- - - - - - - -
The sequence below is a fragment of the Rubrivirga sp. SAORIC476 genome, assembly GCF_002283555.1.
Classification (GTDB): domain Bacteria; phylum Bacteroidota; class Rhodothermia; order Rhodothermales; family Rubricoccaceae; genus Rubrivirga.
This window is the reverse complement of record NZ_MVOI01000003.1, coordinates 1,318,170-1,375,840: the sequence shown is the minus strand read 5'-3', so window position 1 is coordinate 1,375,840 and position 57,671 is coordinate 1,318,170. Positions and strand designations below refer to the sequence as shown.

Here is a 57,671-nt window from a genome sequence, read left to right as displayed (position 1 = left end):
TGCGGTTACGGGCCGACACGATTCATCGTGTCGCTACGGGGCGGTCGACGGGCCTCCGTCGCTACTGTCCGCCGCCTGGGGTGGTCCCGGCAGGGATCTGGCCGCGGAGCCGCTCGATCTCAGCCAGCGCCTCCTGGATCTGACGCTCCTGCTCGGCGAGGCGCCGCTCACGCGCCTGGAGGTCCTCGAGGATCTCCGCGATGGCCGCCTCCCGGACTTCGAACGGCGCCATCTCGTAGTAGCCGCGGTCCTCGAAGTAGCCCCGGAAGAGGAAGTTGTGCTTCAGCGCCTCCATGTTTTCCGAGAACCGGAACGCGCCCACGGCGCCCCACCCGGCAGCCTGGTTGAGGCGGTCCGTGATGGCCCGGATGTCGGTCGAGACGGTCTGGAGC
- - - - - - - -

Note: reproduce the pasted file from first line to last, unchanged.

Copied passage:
The sequence below is a fragment of the Rubrivirga sp. SAORIC476 genome, assembly GCF_002283555.1.
Classification (GTDB): domain Bacteria; phylum Bacteroidota; class Rhodothermia; order Rhodothermales; family Rubricoccaceae; genus Rubrivirga.
This window is the reverse complement of record NZ_MVOI01000003.1, coordinates 1,318,170-1,375,840: the sequence shown is the minus strand read 5'-3', so window position 1 is coordinate 1,375,840 and position 57,671 is coordinate 1,318,170. Positions and strand designations below refer to the sequence as shown.

Here is a 57,671-nt window from a genome sequence, read left to right as displayed (position 1 = left end):
TGCGGTTACGGGCCGACACGATTCATCGTGTCGCTACGGGGCGGTCGACGGGCCTCCGTCGCTACTGTCCGCCGCCTGGGGTGGTCCCGGCAGGGATCTGGCCGCGGAGCCGCTCGATCTCAGCCAGCGCCTCCTGGATCTGACGCTCCTGCTCGGCGAGGCGCCGCTCACGCGCCTGGAGGTCCTCGAGGATCTCCGCGATGGCCGCCTCCCGGACTTCGAACGGCGCCATCTCGTAGTAGCCGCGGTCCTCGAAGTAGCCCCGGAAGAGGAAGTTGTGCTTCAGCGCCTCCATGTTTTCCGAGAACCGGAACGCGCCCACGGCGCCCCACCCGGCAGCCTGGTTGAGGCGGTCCGTGATGGCCCGGATGTCGGTCGAGACGGTCTGGAGC